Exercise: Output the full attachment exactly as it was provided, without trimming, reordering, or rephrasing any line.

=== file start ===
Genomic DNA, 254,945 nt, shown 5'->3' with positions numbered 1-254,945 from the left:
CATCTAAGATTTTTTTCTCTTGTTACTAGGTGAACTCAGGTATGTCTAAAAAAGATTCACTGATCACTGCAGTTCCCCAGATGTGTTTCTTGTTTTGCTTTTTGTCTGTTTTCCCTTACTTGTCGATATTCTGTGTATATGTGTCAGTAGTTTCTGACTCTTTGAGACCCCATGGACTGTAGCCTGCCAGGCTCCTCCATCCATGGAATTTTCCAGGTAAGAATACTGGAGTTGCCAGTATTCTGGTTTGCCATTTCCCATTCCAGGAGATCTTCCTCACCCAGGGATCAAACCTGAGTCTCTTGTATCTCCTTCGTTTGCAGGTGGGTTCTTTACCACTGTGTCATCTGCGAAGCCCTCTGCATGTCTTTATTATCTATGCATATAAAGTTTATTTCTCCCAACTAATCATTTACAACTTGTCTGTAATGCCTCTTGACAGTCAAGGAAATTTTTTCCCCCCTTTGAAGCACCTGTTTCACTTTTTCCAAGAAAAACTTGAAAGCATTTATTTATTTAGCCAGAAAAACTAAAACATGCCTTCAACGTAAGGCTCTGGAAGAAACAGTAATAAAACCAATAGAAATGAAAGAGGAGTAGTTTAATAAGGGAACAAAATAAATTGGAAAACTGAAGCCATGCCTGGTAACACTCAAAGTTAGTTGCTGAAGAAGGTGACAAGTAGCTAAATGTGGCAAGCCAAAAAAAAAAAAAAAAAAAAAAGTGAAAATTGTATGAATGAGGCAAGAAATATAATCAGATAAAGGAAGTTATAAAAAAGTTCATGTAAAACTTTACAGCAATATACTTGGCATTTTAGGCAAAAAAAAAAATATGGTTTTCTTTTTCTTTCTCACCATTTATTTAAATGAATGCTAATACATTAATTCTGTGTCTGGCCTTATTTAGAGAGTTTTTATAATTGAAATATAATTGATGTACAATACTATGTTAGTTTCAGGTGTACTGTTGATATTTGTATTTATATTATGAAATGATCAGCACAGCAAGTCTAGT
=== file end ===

Genomic DNA, 254,945 nt, shown 5'->3' with positions numbered 1-254,945 from the left:
CATCTAAGATTTTTTTCTCTTGTTACTAGGTGAACTCAGGTATGTCTAAAAAAGATTCACTGATCACTGCAGTTCCCCAGATGTGTTTCTTGTTTTGCTTTTTGTCTGTTTTCCCTTACTTGTCGATATTCTGTGTATATGTGTCAGTAGTTTCTGACTCTTTGAGACCCCATGGACTGTAGCCTGCCAGGCTCCTCCATCCATGGAATTTTCCAGGTAAGAATACTGGAGTTGCCAGTATTCTGGTTTGCCATTTCCCATTCCAGGAGATCTTCCTCACCCAGGGATCAAACCTGAGTCTCTTGTATCTCCTTCGTTTGCAGGTGGGTTCTTTACCACTGTGTCATCTGCGAAGCCCTCTGCATGTCTTTATTATCTATGCATATAAAGTTTATTTCTCCCAACTAATCATTTACAACTTGTCTGTAATGCCTCTTGACAGTCAAGGAAATTTTTTCCCCCCTTTGAAGCACCTGTTTCACTTTTTCCAAGAAAAACTTGAAAGCATTTATTTATTTAGCCAGAAAAACTAAAACATGCCTTCAACGTAAGGCTCTGGAAGAAACAGTAATAAAACCAATAGAAATGAAAGAGGAGTAGTTTAATAAGGGAACAAAATAAATTGGAAAACTGAAGCCATGCCTGGTAACACTCAAAGTTAGTTGCTGAAGAAGGTGACAAGTAGCTAAATGTGGCAAGCCAAAAAAAAAAAAAAAAAAAAAAGTGAAAATTGTATGAATGAGGCAAGAAATATAATCAGATAAAGGAAGTTATAAAAAAGTTCATGTAAAACTTTACAGCAATATACTTGGCATTTTAGGCAAAAAAAAAAATATGGTTTTCTTTTTCTTTCTCACCATTTATTTAAATGAATGCTAATACATTAATTCTGTGTCTGGCCTTATTTAGAGAGTTTTTATAATTGAAATATAATTGATGTACAATACTATGTTAGTTTCAGGTGTACTGTTGATATTTGTATTTATATTATGAAATGATCAGCACAGCAAGTCTAGT